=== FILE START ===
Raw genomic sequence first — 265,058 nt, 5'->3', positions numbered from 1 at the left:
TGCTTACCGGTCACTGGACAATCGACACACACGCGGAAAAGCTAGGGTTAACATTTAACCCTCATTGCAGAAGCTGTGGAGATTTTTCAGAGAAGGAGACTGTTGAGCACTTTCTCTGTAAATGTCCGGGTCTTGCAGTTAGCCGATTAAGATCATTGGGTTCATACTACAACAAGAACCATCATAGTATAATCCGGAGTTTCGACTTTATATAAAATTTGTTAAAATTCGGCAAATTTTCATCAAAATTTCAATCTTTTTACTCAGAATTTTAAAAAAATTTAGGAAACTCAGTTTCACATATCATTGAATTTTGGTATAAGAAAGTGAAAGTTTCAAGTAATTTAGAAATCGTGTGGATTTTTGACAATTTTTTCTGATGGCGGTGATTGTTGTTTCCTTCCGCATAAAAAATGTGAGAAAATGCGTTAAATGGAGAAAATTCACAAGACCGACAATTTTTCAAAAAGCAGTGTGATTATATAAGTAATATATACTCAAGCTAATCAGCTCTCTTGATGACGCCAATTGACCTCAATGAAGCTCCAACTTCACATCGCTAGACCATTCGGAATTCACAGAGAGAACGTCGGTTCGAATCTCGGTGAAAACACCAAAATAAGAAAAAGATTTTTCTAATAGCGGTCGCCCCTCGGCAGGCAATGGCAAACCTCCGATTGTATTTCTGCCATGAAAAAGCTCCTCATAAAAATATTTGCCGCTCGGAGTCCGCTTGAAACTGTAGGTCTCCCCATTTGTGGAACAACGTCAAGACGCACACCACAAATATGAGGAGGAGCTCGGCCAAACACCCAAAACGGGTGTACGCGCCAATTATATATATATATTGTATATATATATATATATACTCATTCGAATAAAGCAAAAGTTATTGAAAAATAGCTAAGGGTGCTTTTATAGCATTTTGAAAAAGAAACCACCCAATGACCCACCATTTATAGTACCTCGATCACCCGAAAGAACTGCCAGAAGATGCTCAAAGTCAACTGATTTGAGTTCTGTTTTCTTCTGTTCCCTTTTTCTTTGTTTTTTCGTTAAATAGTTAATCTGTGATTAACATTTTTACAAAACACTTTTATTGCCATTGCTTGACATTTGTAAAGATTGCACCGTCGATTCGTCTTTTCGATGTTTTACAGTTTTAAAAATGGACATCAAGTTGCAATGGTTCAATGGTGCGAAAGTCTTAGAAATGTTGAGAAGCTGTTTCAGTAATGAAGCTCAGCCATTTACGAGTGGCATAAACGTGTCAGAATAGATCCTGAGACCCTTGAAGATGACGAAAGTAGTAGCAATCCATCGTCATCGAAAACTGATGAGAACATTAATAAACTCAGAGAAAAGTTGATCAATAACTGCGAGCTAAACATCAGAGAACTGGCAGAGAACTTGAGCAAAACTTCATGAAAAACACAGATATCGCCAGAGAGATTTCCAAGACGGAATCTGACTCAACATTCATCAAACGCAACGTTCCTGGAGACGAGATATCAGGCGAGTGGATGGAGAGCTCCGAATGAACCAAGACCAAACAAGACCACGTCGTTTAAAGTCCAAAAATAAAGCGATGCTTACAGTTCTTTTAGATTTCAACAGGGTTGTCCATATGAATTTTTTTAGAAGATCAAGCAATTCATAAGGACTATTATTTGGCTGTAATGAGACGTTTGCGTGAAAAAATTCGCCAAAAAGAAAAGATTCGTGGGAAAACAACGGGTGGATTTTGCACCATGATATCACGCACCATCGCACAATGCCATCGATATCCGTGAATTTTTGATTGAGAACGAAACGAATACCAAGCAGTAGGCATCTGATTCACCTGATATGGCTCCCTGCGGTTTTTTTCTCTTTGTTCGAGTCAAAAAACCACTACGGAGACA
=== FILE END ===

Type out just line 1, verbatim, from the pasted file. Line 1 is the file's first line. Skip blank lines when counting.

Raw genomic sequence first — 265,058 nt, 5'->3', positions numbered from 1 at the left: